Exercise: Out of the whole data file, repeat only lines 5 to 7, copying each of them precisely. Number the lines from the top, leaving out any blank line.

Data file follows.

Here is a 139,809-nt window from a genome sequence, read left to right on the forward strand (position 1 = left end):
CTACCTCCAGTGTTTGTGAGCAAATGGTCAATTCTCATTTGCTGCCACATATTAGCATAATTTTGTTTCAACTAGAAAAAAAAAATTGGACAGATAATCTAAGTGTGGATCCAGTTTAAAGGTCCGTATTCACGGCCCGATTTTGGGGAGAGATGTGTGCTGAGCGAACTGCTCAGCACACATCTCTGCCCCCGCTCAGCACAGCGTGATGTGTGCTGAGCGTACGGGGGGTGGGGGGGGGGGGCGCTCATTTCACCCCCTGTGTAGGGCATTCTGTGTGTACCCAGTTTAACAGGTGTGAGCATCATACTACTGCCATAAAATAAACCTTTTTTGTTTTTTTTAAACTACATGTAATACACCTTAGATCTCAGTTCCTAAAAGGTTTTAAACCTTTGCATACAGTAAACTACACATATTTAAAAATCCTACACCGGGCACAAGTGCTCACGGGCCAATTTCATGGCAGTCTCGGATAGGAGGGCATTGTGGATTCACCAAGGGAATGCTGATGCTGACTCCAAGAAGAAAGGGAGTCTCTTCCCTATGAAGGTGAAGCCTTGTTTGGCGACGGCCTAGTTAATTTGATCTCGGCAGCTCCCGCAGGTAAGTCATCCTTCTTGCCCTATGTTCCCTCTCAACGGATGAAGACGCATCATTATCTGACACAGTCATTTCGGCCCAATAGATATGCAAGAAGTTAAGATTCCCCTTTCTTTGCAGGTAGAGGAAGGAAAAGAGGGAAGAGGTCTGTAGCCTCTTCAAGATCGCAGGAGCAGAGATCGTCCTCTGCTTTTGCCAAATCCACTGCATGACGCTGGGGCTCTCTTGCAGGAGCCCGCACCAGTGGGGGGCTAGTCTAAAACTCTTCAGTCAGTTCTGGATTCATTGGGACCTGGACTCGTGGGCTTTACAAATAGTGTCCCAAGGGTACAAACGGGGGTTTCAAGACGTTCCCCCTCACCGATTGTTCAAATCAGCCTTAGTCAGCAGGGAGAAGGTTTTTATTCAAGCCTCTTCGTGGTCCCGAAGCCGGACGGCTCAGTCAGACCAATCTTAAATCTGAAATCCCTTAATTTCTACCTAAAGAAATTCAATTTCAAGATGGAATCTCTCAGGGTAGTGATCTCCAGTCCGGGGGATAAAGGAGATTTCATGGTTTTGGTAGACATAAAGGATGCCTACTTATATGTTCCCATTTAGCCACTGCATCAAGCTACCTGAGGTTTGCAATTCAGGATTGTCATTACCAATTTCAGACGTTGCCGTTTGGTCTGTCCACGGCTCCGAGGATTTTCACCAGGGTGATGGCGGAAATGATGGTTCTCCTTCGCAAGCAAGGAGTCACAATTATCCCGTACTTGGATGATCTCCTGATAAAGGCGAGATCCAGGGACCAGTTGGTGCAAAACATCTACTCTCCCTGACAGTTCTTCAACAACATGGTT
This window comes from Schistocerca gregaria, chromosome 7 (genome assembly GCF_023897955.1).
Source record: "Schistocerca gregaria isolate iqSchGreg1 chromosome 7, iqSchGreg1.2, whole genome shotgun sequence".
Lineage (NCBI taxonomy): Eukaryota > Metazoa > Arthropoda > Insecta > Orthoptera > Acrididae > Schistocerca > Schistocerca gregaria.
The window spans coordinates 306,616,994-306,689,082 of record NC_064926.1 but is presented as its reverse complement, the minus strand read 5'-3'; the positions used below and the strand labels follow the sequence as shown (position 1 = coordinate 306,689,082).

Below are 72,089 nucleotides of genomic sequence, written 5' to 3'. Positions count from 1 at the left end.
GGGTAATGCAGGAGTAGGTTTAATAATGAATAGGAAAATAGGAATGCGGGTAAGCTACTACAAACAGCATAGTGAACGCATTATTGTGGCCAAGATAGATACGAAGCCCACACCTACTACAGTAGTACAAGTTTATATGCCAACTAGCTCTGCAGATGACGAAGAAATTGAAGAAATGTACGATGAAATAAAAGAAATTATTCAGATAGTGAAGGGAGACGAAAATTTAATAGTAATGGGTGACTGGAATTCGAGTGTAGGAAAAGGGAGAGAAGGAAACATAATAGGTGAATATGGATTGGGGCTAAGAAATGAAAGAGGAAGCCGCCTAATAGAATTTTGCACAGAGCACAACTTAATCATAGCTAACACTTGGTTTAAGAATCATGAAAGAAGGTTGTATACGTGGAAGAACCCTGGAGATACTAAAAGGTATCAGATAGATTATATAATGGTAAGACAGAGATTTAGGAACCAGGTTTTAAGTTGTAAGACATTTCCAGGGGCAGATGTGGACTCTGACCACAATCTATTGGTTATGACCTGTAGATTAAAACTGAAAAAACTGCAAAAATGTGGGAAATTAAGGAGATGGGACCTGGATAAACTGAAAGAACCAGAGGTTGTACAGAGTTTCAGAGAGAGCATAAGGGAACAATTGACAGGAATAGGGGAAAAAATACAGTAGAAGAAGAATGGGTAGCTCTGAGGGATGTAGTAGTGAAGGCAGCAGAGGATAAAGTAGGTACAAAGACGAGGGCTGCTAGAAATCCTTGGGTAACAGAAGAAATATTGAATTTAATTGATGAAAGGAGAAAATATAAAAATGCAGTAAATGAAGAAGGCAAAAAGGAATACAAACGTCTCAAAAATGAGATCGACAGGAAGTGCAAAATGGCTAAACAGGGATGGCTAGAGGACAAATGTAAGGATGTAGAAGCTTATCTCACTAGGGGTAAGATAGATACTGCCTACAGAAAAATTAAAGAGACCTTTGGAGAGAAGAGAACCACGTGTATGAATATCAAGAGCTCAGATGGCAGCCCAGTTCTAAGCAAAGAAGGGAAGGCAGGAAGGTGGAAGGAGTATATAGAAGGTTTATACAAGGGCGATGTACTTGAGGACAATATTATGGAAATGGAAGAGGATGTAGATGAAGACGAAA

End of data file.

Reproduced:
Lineage (NCBI taxonomy): Eukaryota > Metazoa > Arthropoda > Insecta > Orthoptera > Acrididae > Schistocerca > Schistocerca gregaria.
The window spans coordinates 306,616,994-306,689,082 of record NC_064926.1 but is presented as its reverse complement, the minus strand read 5'-3'; the positions used below and the strand labels follow the sequence as shown (position 1 = coordinate 306,689,082).

Below are 72,089 nucleotides of genomic sequence, written 5' to 3'. Positions count from 1 at the left end.